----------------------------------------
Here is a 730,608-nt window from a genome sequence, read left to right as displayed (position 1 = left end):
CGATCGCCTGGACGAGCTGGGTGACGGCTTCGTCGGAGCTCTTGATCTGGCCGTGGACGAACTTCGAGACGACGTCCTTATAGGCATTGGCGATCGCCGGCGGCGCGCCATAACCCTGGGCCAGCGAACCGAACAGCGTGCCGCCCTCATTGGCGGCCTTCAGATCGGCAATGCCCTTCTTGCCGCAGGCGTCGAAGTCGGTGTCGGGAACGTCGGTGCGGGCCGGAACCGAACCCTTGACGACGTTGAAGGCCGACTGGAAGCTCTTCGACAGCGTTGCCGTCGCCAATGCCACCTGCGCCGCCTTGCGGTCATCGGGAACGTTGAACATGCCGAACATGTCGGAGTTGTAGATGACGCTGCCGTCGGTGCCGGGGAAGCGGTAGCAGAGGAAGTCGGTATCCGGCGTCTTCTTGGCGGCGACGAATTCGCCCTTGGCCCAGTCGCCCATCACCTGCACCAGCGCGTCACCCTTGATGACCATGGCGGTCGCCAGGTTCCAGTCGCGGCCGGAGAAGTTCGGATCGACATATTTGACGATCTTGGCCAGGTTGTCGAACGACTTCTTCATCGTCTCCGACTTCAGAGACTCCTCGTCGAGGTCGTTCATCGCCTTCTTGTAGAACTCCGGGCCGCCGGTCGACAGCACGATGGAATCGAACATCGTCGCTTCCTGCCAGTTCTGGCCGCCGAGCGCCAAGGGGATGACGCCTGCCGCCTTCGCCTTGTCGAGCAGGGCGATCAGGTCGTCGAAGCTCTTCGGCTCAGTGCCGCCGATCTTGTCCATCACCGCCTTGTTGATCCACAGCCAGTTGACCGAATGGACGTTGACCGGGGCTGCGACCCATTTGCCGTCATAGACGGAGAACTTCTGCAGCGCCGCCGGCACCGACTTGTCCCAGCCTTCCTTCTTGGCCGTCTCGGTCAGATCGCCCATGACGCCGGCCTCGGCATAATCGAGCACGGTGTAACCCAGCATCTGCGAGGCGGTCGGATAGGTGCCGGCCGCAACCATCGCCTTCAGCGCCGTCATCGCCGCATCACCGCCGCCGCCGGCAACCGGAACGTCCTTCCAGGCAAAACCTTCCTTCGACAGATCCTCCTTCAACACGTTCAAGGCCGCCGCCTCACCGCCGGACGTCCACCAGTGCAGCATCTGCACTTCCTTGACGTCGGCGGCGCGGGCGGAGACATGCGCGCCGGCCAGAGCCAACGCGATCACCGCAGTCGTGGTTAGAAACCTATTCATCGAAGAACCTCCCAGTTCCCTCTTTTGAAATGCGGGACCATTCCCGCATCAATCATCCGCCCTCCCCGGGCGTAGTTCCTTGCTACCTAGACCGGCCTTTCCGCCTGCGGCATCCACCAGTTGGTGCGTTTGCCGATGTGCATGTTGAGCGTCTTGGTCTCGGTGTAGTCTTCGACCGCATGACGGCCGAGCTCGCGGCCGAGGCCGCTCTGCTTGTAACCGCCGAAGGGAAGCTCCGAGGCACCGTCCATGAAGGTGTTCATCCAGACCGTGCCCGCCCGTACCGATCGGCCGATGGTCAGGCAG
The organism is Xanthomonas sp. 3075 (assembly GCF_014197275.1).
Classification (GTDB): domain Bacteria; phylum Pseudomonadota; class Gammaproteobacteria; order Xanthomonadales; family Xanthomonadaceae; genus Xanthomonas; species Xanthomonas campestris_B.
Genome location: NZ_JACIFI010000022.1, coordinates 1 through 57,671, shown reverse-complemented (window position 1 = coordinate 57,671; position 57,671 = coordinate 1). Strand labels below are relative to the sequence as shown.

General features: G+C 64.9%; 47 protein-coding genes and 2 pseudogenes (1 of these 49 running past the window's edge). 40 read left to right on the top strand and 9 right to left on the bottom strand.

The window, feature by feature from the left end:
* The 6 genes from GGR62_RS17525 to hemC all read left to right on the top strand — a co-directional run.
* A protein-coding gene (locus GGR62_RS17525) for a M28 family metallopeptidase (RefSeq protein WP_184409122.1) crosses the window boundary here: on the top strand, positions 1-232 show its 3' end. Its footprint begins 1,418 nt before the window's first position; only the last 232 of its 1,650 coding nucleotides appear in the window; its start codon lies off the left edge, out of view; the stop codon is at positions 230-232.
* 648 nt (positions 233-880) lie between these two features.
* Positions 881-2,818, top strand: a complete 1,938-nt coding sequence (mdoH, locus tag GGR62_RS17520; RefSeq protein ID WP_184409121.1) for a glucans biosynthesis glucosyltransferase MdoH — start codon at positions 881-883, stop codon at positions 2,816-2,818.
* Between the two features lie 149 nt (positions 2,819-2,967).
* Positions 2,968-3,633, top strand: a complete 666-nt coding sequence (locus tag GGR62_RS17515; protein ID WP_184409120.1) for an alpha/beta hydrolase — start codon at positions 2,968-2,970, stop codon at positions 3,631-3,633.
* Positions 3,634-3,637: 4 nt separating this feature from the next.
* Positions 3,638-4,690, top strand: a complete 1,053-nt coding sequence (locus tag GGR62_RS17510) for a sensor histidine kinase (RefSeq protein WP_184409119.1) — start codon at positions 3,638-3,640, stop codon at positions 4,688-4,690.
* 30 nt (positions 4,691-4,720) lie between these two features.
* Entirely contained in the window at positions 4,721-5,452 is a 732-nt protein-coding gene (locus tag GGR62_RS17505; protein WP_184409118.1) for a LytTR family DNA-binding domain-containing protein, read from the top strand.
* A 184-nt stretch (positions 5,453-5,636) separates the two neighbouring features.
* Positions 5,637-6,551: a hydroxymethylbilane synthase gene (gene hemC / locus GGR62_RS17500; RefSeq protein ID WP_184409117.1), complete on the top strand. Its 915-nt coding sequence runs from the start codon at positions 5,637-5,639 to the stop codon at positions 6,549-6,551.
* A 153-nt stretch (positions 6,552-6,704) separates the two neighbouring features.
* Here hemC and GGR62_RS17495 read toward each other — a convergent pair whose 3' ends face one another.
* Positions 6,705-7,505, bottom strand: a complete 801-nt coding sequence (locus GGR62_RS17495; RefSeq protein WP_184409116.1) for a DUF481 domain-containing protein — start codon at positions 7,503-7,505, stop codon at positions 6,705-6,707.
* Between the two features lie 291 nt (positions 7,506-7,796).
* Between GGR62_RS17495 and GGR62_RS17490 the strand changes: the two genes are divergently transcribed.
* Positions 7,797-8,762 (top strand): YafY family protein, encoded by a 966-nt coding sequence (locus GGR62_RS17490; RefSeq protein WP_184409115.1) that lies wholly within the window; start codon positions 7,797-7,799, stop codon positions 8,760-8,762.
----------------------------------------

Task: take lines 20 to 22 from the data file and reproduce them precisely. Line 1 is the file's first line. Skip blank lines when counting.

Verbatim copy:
* A 153-nt stretch (positions 6,552-6,704) separates the two neighbouring features.
* Here hemC and GGR62_RS17495 read toward each other — a convergent pair whose 3' ends face one another.
* Positions 6,705-7,505, bottom strand: a complete 801-nt coding sequence (locus GGR62_RS17495; RefSeq protein WP_184409116.1) for a DUF481 domain-containing protein — start codon at positions 7,503-7,505, stop codon at positions 6,705-6,707.